Counting the cost of imported goods in a no-deal Brexit
One of the key issues raised consistently in the discussions around a no-deal Brexit is the impact it would have on the customs duties payable on goods that are imported in to the UK. Whilst MPs have now voted against a no-deal Brexit, this does not change the legal position – that unless a deal is agreed, there will be a no-deal Brexit, (or no Brexit at all).
Imports of goods from the EU are currently tariff-free, but in the event of a no-deal Brexit, and without an alternative being put in place, World Trade Organisation tariffs would be the default position. This means that Most Favoured Nation (MFN) tariffs and non-preferential rules of origin would apply to goods imported between the UK and EU, and this would undoubtedly lead to an increase in costs for consumers.
A government briefing was issued on the morning of Wednesday 13 March, following a second rejection of Theresa May's Brexit deal by the House of Commons, that sets out a temporary tariff regime "designed to minimise costs to businesses and consumers while protecting vulnerable industries”.
The proposed tariffs would apply for up to 12 months, during which time a full consultation would be undertaken with a view to establishing a permanent tariff regime. The temporary regime would not apply to goods crossing from Ireland into Northern Ireland, as the government has announced a separate temporary approach for such goods (in order to "avoid new checks and controls"). It is also important to note that this applies to goods only, not services.
Under the temporary regime, the tariff for 87% of imports into the UK by value would be cut to zero, meaning that UK businesses would not pay import duties on the majority of goods they import in the event of a no-deal Brexit. The intention being, this would protect consumers from potential pricing spikes.
Tariffs will still apply during this period to 13% of imports, which are largely proposed to protect "sensitive industries", including those who have previously been afforded protection by high EU tariffs.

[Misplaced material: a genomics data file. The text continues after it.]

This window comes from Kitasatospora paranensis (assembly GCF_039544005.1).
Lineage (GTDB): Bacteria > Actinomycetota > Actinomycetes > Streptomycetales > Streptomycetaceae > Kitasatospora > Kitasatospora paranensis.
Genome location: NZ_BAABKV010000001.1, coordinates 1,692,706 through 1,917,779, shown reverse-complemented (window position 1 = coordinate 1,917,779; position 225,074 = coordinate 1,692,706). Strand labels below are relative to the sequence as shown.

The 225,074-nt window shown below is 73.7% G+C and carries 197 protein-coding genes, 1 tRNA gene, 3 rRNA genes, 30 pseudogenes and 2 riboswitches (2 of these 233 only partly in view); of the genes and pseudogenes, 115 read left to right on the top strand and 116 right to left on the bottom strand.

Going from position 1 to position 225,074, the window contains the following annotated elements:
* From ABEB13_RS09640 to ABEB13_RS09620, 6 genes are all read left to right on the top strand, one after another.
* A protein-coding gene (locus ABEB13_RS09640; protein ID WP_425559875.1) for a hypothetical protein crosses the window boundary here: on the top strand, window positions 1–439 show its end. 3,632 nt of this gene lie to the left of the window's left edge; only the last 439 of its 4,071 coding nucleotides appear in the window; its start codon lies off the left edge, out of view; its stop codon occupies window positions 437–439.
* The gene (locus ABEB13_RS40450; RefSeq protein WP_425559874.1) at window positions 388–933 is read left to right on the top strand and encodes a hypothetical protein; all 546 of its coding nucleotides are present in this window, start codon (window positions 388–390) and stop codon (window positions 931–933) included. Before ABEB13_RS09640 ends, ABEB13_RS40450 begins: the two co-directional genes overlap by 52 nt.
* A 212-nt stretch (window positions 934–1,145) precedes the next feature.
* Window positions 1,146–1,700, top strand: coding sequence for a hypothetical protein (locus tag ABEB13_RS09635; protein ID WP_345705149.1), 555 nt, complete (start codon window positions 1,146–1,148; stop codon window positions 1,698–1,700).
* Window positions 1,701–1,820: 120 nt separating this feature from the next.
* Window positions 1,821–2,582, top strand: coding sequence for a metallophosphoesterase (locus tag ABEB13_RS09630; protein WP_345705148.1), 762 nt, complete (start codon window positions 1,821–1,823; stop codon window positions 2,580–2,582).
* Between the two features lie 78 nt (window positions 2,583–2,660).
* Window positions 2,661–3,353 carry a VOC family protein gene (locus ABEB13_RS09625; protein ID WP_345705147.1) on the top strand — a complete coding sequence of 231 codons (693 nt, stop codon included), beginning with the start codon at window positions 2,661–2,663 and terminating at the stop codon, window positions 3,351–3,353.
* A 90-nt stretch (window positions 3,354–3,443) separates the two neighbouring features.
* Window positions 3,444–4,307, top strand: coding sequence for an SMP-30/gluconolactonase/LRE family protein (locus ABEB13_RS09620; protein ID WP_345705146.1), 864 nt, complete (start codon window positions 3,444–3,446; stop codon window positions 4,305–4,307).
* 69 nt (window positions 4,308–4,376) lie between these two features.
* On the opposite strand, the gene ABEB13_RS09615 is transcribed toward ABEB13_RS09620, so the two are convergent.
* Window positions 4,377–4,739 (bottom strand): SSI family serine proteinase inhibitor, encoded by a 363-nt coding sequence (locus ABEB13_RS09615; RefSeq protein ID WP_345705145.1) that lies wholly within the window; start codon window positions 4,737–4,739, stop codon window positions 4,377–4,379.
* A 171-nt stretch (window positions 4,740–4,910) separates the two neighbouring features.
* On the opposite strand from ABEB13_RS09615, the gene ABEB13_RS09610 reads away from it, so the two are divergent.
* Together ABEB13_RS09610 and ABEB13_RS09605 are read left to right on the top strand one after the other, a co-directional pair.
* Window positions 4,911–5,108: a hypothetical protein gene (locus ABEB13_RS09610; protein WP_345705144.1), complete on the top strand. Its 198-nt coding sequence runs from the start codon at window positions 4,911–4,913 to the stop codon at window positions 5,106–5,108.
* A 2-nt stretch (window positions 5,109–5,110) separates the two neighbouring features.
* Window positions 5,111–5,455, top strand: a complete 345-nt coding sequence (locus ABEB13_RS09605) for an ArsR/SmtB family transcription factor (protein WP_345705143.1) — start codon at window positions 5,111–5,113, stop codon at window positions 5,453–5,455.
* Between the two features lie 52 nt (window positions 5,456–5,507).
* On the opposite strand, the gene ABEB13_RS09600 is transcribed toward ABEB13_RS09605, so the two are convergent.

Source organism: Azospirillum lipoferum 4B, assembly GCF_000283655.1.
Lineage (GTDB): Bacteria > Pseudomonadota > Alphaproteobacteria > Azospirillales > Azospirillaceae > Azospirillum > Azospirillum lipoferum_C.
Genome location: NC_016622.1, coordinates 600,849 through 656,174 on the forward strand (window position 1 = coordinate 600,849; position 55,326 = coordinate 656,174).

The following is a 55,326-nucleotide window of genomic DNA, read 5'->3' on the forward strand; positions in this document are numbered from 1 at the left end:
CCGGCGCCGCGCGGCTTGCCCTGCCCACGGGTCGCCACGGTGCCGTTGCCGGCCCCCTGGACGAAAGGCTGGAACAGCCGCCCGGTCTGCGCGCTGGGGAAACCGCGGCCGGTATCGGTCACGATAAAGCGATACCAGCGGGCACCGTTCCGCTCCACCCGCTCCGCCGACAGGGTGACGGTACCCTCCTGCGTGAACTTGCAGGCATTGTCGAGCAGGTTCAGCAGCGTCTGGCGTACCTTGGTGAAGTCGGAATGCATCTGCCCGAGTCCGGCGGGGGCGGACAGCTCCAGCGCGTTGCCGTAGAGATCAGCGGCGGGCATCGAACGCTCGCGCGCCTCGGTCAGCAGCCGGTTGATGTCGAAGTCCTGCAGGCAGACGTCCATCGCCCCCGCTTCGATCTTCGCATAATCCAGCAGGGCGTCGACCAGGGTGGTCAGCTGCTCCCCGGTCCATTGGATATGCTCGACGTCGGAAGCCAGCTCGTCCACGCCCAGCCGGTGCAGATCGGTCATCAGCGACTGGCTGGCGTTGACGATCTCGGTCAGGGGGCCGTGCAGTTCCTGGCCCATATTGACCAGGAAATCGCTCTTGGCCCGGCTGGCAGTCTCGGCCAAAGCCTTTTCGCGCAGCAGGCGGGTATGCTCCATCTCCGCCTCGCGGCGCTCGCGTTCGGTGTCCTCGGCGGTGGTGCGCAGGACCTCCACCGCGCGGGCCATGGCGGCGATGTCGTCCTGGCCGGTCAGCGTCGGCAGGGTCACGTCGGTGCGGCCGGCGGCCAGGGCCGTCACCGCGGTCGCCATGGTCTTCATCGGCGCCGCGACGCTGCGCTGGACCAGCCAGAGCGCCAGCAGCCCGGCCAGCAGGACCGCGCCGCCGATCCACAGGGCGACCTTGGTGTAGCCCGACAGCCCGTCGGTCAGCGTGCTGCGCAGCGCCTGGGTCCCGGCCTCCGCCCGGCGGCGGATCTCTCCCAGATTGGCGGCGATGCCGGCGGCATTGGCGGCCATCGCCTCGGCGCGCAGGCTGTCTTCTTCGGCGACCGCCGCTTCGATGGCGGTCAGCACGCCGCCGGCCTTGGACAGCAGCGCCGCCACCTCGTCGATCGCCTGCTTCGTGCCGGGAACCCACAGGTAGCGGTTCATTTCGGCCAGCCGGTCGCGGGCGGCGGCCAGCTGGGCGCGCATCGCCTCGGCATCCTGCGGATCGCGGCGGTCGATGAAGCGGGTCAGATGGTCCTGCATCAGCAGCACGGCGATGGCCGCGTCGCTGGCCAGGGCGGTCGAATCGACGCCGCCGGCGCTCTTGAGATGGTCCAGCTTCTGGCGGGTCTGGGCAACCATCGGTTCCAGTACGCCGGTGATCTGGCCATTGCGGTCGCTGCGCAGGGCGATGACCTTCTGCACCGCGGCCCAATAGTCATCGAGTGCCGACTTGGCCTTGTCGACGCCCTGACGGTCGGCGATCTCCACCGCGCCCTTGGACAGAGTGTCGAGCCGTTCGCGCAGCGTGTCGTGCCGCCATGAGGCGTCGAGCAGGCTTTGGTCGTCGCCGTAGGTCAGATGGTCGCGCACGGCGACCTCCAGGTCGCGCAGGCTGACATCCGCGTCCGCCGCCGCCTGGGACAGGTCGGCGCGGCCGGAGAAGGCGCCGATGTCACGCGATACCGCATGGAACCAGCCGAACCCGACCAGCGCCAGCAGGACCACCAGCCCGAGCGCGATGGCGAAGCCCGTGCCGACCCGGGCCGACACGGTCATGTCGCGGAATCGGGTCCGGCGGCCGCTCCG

It is likely that this temporary tariff regime will be controversial as, whilst it is designed to protect consumers from increased costs of goods, it would also mean, for example, a rise in the cost of European cars, (a 10.6% tariff would apply to finished cars, although no tariffs would apply to car parts required by manufacturers reliant on EU supply chains) as well as increases in the price of beef, lamb and poultry products from Europe (to which varying tariffs will apply).
These tariffs will apply to all other trading partners, unless there is already a free trade agreement in place. As such, reducing the majority of tariffs to zero may result in the UK market being flooded with cheaper offerings from non-EU nations. This may provide more competitively priced products for consumers, but is likely to cause significant concern for UK businesses.
The UK Government has stated that it is necessary to impose some tariffs as, "if we maintained zero tariffs with the EU, we would also have to extend this to the rest of the world due to WTO rules. This would minimise disruption to EU trade but would open the UK to competition from other countries including those with unfair trading practices”.
Businesses can find out more detail about the temporary tariffs on imports in the event of a no-deal Brexit here.